Al Held, I Beam, 1961.©AL HELD AND AL HELD FOUNDATION, INC./COURTESY WHITE CUBE
I was in London during the summer of 1963, the year before starting my M.F.A. course in Fine Art at Yale. Culturally everything American was admired, envied, desired, nowhere more so than in Britain. Music, cloths, movies, food, lifestyle—and art. The youthful President Kennedy was seen to embody American energy, innovation, optimism and promise. No one imagined he would be assassinated a few months later and America would never be the same again.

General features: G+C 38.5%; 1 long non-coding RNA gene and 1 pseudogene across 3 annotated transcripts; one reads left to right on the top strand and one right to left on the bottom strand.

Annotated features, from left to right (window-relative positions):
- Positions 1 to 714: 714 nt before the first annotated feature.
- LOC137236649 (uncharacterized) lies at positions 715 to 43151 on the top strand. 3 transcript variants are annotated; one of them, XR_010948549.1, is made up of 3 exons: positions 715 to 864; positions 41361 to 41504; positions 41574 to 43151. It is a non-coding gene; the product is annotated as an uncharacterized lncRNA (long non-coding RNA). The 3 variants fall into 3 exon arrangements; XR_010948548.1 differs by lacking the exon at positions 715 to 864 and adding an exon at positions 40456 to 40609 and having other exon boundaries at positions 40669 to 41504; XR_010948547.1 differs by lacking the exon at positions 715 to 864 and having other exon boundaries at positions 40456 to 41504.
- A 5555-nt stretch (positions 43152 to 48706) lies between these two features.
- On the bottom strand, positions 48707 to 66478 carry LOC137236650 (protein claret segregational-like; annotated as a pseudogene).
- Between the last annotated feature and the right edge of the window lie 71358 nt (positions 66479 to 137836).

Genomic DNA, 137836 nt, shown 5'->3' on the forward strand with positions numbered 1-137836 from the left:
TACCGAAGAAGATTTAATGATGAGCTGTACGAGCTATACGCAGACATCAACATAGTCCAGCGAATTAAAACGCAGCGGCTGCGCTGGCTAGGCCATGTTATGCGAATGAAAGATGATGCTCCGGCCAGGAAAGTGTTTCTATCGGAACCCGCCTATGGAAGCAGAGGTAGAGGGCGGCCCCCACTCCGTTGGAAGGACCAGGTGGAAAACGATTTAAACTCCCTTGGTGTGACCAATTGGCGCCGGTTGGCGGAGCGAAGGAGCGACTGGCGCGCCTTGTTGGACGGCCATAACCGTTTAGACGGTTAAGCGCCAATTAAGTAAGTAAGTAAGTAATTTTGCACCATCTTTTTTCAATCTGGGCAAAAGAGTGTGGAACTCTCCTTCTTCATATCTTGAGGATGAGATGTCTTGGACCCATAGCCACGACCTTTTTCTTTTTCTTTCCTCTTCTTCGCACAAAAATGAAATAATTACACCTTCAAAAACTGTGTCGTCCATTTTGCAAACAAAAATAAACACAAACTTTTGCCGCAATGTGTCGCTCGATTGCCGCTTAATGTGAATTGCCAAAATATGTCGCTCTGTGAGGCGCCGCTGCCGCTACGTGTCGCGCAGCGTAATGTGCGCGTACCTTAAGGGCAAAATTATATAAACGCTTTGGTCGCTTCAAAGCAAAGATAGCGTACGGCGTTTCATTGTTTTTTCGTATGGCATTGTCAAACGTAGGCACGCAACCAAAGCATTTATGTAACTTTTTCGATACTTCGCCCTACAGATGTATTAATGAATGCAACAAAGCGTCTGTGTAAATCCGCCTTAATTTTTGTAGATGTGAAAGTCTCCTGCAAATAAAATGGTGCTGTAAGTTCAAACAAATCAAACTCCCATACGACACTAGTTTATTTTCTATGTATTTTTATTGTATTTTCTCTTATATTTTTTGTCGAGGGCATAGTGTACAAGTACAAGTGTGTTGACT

The new American Embassy building designed by the great Finnish-American architect Eero Saarinen had opened a few years earlier in 1960. Intended to project both an image of American power—the immense golden eagle over the façade—and contemporary American life—modern, informal, welcoming. Anyone could just walk into the building from the street. It housed a library and an art gallery that were open to the public. It was the very opposite of the barricaded fortress it became in later years or the moated bunker it is today.